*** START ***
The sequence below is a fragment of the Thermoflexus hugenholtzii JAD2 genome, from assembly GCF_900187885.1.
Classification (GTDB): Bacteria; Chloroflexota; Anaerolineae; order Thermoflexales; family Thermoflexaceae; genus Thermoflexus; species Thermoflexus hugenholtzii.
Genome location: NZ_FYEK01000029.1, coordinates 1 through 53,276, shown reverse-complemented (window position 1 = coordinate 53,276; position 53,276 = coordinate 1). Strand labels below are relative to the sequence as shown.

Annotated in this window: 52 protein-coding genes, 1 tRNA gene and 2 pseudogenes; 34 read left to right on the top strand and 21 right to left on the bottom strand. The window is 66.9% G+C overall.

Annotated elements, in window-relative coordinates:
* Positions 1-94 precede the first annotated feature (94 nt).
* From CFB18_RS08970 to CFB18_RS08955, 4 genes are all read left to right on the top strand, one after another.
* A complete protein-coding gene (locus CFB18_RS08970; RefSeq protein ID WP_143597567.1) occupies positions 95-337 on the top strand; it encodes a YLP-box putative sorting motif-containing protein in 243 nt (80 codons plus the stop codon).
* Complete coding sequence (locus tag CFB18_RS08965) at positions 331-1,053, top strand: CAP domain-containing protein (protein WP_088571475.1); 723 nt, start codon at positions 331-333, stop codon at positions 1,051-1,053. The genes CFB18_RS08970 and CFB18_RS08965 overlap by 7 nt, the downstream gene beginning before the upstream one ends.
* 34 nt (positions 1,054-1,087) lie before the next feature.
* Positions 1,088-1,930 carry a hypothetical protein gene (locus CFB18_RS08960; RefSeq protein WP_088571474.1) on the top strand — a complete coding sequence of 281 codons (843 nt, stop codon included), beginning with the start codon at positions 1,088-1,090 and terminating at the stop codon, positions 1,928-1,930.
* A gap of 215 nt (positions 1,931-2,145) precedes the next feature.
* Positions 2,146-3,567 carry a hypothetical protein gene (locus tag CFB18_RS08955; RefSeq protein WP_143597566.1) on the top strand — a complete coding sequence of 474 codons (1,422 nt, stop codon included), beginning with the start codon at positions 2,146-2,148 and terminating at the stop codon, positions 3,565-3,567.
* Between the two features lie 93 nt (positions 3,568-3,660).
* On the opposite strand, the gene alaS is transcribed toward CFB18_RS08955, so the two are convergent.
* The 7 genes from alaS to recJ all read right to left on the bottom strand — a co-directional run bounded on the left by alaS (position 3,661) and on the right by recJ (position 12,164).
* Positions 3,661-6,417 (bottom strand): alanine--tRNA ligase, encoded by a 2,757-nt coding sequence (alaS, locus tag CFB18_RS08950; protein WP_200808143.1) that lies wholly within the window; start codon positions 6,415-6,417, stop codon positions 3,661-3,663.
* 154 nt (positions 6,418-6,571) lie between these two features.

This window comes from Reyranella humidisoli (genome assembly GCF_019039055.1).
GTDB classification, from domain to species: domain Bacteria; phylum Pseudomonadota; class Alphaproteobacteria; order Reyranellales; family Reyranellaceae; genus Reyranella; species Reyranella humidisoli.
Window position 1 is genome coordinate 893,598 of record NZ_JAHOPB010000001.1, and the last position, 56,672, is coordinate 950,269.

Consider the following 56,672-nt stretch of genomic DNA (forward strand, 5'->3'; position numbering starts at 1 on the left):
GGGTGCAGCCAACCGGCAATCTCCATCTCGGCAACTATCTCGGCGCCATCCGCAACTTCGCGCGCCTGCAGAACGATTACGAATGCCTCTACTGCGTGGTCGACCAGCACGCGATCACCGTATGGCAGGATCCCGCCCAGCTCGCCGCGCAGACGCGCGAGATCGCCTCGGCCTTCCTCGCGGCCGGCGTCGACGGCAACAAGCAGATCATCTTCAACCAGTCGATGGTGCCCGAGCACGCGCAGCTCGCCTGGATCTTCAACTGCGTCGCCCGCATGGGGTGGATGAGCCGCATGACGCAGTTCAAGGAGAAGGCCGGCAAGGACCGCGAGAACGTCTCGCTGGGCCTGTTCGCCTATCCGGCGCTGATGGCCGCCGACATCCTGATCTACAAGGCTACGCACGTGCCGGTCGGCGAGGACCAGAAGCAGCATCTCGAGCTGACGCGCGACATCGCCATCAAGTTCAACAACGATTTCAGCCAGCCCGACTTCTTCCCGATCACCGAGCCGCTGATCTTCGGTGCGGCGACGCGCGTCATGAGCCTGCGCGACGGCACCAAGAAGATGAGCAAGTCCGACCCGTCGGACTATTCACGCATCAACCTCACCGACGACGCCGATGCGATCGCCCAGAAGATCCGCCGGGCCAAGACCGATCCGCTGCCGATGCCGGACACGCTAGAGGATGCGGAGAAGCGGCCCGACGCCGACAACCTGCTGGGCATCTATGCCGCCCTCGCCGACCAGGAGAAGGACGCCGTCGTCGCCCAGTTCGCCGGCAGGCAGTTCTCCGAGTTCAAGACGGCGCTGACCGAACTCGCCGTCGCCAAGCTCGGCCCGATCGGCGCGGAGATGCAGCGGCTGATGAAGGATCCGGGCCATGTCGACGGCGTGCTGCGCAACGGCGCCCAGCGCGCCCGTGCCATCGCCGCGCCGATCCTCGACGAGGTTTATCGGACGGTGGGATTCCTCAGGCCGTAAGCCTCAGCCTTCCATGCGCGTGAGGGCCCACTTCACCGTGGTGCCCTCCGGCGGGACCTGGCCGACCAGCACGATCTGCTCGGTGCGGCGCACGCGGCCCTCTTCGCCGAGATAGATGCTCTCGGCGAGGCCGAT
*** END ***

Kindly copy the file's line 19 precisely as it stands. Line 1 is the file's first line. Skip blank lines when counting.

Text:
This window comes from Reyranella humidisoli (genome assembly GCF_019039055.1).